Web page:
The terminology of problem drinking

8 Jan
Lovely Day for A Guiness - historic advertising

Lovely Day for A Guiness – historic advertising

Over on the BBC News Magazine today, Olivia Sorrel-Dejerine raises a question of terminology – whether there ought to be a word for those who aren’t quite alcoholics. The piece goes on to discuss the need to find another phrase, seemingly more socially acceptable, to use in relation to people who aren’t strictly alcholoics – ie. they aren’t dependant on the substance.

A rose by any other name would still smell like a pub after chucking out.

It is incredibly easy to adopt a position of aloofness when dealing with alcohol – it is after all one of the most socially acceptable drugs within our society, alongside caffeine. The backlash that the tobacco industry has met – so brilliantly exemplified in that scene in The IT Crowd where Jen is forced to walk miles in Soviet-style conditions to have a sneaky smoke break – has yet to fall on alcohol. Where there aren’t studies to support the health benefits of smoking in the modern day, there are studies which suggest moderate intake of alcohol is acceptable. We can use it in our cooking, and it is a socially acceptable thing to suggest heading to a pub to indulge in the drinking of several litres of the stuff in a party environment. (You try asking your chums to head out for the night to smoke 60 Benson and Hedges and see what sort of reaction you get).

The ubiquitous nature of alcohol however means that we are somewhat numbed to its detrimental effects unless we (or a close friend/relative) is carted off by police for being drunk and disorderly, or we encounter a homeless-type person on the streets, begging 20p while a can of special brew sits forlornly beside them.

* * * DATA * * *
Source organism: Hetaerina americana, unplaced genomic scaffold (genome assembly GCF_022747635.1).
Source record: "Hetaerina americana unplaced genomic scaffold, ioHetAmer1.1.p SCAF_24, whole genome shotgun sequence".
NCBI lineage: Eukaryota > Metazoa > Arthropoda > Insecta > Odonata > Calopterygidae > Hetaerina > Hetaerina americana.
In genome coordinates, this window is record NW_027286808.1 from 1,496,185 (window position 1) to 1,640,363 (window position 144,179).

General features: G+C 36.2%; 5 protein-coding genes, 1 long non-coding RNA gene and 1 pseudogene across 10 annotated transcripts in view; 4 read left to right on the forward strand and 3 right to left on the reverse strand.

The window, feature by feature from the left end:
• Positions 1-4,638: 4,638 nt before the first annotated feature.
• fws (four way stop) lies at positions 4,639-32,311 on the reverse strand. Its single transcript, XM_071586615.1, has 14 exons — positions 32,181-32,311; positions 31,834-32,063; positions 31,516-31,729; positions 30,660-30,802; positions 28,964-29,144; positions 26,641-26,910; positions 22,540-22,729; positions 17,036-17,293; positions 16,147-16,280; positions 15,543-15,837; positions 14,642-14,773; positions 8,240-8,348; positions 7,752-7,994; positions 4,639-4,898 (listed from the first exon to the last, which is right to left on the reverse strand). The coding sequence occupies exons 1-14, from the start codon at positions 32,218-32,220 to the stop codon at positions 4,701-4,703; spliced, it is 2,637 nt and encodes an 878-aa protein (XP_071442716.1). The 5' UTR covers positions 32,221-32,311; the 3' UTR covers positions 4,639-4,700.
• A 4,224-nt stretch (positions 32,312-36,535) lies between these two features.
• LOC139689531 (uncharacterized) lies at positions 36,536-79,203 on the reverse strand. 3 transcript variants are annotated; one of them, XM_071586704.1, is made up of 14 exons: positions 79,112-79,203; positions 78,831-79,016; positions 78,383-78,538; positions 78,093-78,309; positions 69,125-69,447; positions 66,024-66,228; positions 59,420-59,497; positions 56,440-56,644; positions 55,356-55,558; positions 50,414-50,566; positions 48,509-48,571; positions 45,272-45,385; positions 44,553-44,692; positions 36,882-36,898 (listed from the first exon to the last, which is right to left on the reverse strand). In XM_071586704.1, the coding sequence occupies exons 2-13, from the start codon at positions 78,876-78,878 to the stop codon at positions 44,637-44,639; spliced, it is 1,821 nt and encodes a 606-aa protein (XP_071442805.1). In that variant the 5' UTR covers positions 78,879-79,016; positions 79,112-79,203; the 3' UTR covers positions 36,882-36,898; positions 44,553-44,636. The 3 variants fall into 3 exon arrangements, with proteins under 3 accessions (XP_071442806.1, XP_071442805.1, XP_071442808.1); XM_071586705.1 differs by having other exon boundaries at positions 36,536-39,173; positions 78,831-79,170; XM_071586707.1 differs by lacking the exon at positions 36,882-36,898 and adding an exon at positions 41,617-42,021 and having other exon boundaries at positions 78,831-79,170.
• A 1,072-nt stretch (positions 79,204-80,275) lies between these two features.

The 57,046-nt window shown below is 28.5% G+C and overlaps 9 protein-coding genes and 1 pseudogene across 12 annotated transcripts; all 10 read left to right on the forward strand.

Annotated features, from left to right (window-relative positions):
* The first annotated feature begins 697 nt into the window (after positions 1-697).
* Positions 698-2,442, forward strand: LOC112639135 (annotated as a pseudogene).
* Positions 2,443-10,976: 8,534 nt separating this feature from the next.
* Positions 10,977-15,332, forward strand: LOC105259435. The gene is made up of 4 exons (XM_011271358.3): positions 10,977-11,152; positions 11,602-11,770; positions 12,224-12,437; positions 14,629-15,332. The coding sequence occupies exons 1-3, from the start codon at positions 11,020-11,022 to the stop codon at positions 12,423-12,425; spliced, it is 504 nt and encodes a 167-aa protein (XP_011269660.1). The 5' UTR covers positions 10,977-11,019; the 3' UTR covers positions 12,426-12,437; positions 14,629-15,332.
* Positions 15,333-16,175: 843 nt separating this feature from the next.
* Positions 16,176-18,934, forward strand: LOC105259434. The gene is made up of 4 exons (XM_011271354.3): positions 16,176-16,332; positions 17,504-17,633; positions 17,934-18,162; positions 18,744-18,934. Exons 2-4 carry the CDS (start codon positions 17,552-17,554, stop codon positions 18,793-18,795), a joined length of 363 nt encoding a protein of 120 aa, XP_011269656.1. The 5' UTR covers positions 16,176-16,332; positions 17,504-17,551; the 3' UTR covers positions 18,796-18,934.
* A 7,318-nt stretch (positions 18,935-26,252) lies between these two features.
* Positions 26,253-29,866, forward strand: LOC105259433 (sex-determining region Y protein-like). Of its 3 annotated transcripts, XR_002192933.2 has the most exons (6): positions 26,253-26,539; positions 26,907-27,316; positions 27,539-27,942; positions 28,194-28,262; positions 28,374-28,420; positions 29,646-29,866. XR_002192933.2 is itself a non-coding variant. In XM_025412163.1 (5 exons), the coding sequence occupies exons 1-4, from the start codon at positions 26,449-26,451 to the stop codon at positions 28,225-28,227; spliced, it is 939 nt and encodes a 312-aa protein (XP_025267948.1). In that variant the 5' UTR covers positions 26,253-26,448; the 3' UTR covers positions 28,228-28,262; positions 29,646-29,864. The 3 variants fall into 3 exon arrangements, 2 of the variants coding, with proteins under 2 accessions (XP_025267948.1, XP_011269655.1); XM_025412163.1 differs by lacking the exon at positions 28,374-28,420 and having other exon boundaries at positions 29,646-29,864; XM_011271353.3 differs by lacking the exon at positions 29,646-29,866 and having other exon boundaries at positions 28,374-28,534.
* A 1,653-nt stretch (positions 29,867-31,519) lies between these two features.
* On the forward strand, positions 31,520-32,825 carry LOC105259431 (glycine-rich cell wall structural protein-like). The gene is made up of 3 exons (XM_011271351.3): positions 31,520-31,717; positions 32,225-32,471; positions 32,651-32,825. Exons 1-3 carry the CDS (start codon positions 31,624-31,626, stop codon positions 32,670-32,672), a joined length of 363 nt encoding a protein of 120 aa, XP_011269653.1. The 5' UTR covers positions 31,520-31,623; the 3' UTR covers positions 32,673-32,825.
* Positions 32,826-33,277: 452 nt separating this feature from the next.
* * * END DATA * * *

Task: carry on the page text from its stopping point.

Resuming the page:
Sorrel-Dejerine quotes Joseph Nowinski, c0-author of Almost Alcoholic: “There has never been a word for people who come to the point of asking themselves the question, ‘Do I have a problem or not?'” and then seeks to find one. However, many people with alcohol issues never stop to ask themselves the question in the first place, or, like the article seems to suggest, decide that their alcohol intake is not at problem levels because they aren’t like the extreme alcoholics one finds in the gutter or paddy wagon.

The reality is, that even with a problem evident, the socially acceptable status that alcohol takes in our society means that problem drinkers do not seem themselves as such and will continue to kid themselves with a string of justifications until their bodies pack in, or their wider lives are detrimentally affected, and even then perhaps not.

In a previous job one of my colleagues had an alcohol abuse problem to detrimental effect. Her professional and domestic life became clouded by her drinking, and eventually she lost her job because of it, and even the efforts of another colleague to support her at appeal came to no good. I saw her once some time after that, and her drinking hadn’t eased off – and now she looked emaciated because her eating had suffered. Before long she was dead.

I don’t know enough about her to speculate on the reasons she started drinking, but it seems that once started it can be very difficult to stop or show restraint.

There’s a certain middle-class attitude to drinking too which leaves the consumption of bottles of wine around the dinner table each evening by an individual completely appropriate, while someone in receipt of state benefit guzzling a can of lager each night is somehow uncouth. Yes, I’m stereotyping, but you instantly have pictures in your head and one is more acceptable than the other.